August 2, 2015
I’m on a trip to LA. While I’m here to take a grad-level course and visit friends and family, it seems an opportune time to explore my roots. As we did introductions in my course a couple of days ago, I mentioned that I live in Honolulu, but used to live in Northern California and have roots in Asia. One woman inquired afterwards, “So where are you originally from?” To which I replied, “I don’t know…” and gave a more exhaustive account of the various places I have lived over my 29 years.
“Well, I was born in Pasadena, but had my first birthday in China and then spent 7 years in Hong Kong, 10 in Taiwan, 10 in Nor Cal, and I’ve lived in Hawaii for the last year.” She said, “Oh, so you’re from Pasadena.”
“Mmmmmm….not really. Well, my mom was born and raised in Tokyo, and my dad in Michigan to a German immigrant.” The more I talked, the more complex it seemed and the less likely I could give a clear-cut answer. I should’ve asked her what she meant by originally. I’m not even sure how I would define origins… the place I was born?
Yesterday, I had the opportunity to visit the place of my birth. I was grabbing dinner with my uncle at a delightful organic Belgian restaurant in Old Town Pasadena, and mentioned that I wanted to explore my roots. After downing our soup & salad, we navigated the residential streets ’till we found a gray and blue two story home on the corner of Michigan and Mountain and I gasped, “This is it!” I’d seen it on google maps “street view” a day or two prior, but now, for the first time I could remember, I was seeing it with my own eyes.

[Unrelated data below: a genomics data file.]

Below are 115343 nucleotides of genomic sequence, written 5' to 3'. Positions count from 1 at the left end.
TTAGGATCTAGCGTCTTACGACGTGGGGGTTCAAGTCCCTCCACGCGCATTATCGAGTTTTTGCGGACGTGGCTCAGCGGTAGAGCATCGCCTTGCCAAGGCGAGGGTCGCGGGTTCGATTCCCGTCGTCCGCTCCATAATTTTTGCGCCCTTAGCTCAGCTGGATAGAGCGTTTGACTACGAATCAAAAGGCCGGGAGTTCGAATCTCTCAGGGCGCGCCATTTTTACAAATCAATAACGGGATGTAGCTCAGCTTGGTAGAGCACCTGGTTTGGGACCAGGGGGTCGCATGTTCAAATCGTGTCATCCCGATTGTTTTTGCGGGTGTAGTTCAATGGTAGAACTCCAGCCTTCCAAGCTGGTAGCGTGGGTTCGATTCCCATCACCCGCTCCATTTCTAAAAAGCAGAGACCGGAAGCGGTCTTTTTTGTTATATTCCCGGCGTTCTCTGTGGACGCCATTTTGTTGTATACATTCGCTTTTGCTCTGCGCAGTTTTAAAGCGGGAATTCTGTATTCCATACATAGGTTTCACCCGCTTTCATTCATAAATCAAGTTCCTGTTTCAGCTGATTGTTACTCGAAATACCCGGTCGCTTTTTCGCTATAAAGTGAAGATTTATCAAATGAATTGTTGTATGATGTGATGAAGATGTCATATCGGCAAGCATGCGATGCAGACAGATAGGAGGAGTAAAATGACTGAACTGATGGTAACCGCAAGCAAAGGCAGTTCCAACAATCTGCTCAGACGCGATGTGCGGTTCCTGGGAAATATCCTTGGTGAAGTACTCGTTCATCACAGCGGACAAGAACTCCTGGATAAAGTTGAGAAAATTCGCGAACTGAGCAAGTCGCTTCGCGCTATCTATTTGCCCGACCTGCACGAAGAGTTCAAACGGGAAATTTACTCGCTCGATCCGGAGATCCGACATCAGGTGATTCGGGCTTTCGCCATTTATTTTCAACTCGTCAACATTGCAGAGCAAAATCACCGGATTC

I rang the doorbell and knocked a few times, but there was no answer. Around back, someone was sanding the deck. My “you-hoo’s” were drowned out by the drone of the electric sander. When he took a break, I knocked on the back gate and took the opportunity to introduce myself, “Hi, sorry to interrupt you, but I was born here 29 years ago.” (Yup, I said it, just like that!) Thankfully, the Latino man was very friendly and after shaking my hand and my uncle’s hand invited us to see the inside. Within minutes, I was standing in the room where my mom labored (with a midwife standing by) and my dad “caught” me and gave me my first bath (he likes to remind me of this at any and every opportunity!).
It was like walking through a museum of my own personal history, but at the same time it is someone else’s living history. The beige house was re-painted gray, some steps were removed and a split-level duplex was remade into a single-family home. I tried to imagine each room as they were when my family lived there a few decades ago. By a stroke of serendipity, the room held a crib, a changing station, and other baby paraphernalia, and the man explained that his baby girl is expected to arrive in 3 weeks! Wow. How exciting, another first-born girl is going to spend her early days in the very same room as I did 29 years prior. I prayed a blessing over soon-to-arrive Baby Stella, took in the moment, and took a selfie (why not?).
Out front, the owner explained more about the neighborhood which is known as “Bungalow Heaven.” A wikipedia search yielded a short informative entry of how this neighborhood of early 20th century middle-class bungalows were preserved as historic homes of Pasadena. Now, what was once an average community neighborhood is a gentrified landmark district of 800 homes that run
home tours once a year. A few of the neighbors have taken on the responsibility of neighborhood historians and were I to sit down with one of them, I just might see my parent’s name on the list of former residents of the home on Michigan & Mountain.